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Construction and Manufacturing of a Razor

Despite all industrial progress since the foundation of the Boker Manufactory in 1869, some historic production methods are still used for making a Boker straight razor. We definitely preserved the passion, experience and perfection in choosing our materials and executing each of the production steps we would like to explain to you here. At the forge, the basic material is a round rod cut to length to create the so-called cropped piece. The splitter is heated until red hot, and drop forged with a 1,500 lb rammer. Next, the slugs have to cool to 392° F for two days in an annealing furnace. The slugs are once again straightened in a 200-ton press, before going to the hardening shop. By thermic treatment the perfect combination of edge-holding property and flexibility of the steel is created. In the grinding shop, the extra hollow grind with belly is created. The slugs are ground in 18 individual steps, from rough grinding, to milling, to glazing. We exclusively grind our straight razor blades extra hollow with belly. The belly lies in front of the strong hollow section and just behind the edge, which has a small hollow grind itself. The belly is the only way in which the blades can be ground out so thin and still retain sufficient stiffness, despite their flexibility. There are only a handful of the best and most specialized grinders in the world that have mastered this ultimate skill in straight razor production. The scales department manually assembles nickel silver pins, washers, and spacers to the blades. Wood and stag require special dexterity, as these natural materials can tear when too much pressure is applied. Finally, the blade is honed by hand on several bench whetstones with increasingly finer grits. After the final stropping, the sharpness of the straight razor is tested on a freely suspended human hair.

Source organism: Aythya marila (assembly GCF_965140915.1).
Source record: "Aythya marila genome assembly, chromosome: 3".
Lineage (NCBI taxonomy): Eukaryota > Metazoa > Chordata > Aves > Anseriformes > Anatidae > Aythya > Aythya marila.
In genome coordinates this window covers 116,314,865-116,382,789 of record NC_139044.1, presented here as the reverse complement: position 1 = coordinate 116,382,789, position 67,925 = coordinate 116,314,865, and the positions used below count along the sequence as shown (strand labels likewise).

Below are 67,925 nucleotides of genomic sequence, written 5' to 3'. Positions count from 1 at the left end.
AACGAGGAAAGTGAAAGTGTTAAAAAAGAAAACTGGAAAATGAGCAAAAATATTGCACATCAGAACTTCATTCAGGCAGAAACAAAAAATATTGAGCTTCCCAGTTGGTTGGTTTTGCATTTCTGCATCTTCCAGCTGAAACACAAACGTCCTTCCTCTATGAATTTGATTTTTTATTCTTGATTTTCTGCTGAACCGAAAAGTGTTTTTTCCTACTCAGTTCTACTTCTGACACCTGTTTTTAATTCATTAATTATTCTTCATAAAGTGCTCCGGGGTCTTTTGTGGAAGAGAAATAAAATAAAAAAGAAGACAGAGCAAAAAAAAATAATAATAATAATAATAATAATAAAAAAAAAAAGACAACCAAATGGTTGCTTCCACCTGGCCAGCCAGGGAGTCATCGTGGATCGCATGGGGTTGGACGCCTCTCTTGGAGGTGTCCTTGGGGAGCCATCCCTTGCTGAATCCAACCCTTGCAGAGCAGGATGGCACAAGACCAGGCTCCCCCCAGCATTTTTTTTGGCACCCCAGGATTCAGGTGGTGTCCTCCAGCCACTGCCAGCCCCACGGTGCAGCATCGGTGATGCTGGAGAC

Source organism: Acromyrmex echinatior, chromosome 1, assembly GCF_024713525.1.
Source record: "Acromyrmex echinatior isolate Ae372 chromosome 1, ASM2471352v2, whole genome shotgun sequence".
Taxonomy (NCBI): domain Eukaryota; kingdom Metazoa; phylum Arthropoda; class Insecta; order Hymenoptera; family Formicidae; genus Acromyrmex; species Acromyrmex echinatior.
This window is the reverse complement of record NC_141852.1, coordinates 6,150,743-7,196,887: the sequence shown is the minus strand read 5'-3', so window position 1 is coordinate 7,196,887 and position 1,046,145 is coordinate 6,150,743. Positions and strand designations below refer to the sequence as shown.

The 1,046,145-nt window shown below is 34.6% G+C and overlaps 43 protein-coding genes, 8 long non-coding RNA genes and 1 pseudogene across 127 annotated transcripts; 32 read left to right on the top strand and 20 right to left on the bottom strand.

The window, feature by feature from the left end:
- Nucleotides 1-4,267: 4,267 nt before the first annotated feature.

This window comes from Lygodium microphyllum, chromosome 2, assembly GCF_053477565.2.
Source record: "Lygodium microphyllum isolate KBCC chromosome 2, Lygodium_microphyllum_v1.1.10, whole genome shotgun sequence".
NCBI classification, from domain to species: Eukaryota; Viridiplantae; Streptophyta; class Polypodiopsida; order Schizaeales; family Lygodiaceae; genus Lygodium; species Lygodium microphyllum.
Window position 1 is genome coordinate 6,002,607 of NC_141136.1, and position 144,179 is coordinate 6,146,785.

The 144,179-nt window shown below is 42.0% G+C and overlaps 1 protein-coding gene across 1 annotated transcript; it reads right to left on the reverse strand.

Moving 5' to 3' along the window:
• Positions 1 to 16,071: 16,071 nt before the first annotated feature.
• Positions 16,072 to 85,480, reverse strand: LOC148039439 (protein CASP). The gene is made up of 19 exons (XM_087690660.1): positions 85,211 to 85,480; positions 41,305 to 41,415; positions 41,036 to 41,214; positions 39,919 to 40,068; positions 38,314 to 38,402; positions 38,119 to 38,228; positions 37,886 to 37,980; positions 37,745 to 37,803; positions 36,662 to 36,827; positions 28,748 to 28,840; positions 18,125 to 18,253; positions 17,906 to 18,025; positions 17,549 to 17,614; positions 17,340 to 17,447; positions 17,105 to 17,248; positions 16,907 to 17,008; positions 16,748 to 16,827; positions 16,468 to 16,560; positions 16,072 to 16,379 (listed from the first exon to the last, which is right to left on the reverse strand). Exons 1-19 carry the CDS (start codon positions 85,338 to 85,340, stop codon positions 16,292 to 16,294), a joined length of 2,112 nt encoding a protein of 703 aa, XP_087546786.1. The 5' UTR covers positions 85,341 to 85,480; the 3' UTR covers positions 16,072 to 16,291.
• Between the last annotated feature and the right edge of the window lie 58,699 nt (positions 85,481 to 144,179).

Widths and Heads

The shapes of straight razors are mainly determined by national and local traditions and personal preferences. However, the different shapes have different benefits. An 8/8“ blade is one inch wide, a 4/8“ blade half an inch wide. The 5/8“ blade is the most common width. Below 4/8“, the blades are used mainly by hairdressers to shave the neck, or for contouring. A wide blade glides over the skin more steadily, due to its weight, and can take on more soap and beard hairs before having to be wiped. Narrow blades are better for working on inside curves and contouring. There are various point/head shapes as well – the rounded point, the straight point, the French point, and the Spanish point. The round point is the easiest to handle. It is thus very suitable for beginners. The defined edges of the other heads provide benefits for the precise creation of contours.

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